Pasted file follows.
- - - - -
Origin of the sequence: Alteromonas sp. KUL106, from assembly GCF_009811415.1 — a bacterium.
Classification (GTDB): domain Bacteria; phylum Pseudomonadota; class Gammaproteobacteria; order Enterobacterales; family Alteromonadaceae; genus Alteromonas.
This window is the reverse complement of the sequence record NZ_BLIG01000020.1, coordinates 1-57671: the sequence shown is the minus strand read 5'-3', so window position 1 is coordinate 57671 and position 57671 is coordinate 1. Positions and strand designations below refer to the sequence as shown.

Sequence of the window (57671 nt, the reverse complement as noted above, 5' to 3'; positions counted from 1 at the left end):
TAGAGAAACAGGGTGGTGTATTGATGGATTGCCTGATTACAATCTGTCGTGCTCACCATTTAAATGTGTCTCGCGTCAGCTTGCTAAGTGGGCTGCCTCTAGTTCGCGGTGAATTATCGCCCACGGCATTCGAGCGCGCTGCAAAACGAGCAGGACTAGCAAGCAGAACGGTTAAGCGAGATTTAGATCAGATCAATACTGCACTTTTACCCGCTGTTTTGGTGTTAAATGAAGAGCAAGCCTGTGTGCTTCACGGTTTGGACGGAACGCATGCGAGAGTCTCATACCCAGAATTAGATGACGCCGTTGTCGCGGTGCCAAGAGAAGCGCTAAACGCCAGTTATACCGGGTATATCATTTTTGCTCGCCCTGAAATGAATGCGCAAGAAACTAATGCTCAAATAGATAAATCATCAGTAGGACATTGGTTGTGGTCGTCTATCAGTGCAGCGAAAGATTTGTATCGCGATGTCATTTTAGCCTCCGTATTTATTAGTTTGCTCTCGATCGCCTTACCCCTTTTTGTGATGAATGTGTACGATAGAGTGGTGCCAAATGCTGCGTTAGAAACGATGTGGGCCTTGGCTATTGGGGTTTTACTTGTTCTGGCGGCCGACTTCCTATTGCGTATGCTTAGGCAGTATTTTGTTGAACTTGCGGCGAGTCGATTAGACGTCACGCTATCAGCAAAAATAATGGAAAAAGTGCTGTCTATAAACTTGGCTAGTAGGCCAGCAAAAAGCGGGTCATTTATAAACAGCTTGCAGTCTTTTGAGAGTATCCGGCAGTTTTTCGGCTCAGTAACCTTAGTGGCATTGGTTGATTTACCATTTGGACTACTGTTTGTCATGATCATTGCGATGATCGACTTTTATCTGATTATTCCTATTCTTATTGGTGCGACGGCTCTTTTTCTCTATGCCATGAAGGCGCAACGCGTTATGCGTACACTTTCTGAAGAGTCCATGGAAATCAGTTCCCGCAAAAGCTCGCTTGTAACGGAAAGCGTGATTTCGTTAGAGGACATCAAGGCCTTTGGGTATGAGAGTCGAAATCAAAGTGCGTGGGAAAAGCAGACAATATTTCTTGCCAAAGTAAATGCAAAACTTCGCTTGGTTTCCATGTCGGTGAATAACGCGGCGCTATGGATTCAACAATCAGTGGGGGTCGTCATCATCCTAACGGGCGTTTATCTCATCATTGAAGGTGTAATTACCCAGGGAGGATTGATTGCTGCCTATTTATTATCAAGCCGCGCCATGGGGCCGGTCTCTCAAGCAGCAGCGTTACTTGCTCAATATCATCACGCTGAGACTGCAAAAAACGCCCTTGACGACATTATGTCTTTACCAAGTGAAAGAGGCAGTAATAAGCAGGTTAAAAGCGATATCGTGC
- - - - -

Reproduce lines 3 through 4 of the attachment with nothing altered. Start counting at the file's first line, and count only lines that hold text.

This window is the reverse complement of the sequence record NZ_BLIG01000020.1, coordinates 1-57671: the sequence shown is the minus strand read 5'-3', so window position 1 is coordinate 57671 and position 57671 is coordinate 1. Positions and strand designations below refer to the sequence as shown.

Sequence of the window (57671 nt, the reverse complement as noted above, 5' to 3'; positions counted from 1 at the left end):